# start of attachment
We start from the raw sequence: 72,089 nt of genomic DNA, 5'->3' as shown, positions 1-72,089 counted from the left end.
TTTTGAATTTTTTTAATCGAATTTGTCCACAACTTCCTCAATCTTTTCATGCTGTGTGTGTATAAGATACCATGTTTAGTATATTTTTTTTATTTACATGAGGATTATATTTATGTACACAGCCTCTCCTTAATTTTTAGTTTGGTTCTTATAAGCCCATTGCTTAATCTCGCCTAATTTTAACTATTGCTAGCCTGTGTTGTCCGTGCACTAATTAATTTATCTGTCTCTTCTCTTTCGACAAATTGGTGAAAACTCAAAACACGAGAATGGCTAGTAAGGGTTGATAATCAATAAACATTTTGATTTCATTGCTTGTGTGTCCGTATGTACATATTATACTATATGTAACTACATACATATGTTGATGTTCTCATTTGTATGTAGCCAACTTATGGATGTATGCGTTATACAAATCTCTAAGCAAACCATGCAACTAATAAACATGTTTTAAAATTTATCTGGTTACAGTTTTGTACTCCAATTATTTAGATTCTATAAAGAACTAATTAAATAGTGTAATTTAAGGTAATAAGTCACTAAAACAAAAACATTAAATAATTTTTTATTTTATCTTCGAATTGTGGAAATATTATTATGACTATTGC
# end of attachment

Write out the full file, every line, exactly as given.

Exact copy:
We start from the raw sequence: 72,089 nt of genomic DNA, 5'->3' as shown, positions 1-72,089 counted from the left end.
TTTTGAATTTTTTTAATCGAATTTGTCCACAACTTCCTCAATCTTTTCATGCTGTGTGTGTATAAGATACCATGTTTAGTATATTTTTTTTATTTACATGAGGATTATATTTATGTACACAGCCTCTCCTTAATTTTTAGTTTGGTTCTTATAAGCCCATTGCTTAATCTCGCCTAATTTTAACTATTGCTAGCCTGTGTTGTCCGTGCACTAATTAATTTATCTGTCTCTTCTCTTTCGACAAATTGGTGAAAACTCAAAACACGAGAATGGCTAGTAAGGGTTGATAATCAATAAACATTTTGATTTCATTGCTTGTGTGTCCGTATGTACATATTATACTATATGTAACTACATACATATGTTGATGTTCTCATTTGTATGTAGCCAACTTATGGATGTATGCGTTATACAAATCTCTAAGCAAACCATGCAACTAATAAACATGTTTTAAAATTTATCTGGTTACAGTTTTGTACTCCAATTATTTAGATTCTATAAAGAACTAATTAAATAGTGTAATTTAAGGTAATAAGTCACTAAAACAAAAACATTAAATAATTTTTTATTTTATCTTCGAATTGTGGAAATATTATTATGACTATTGC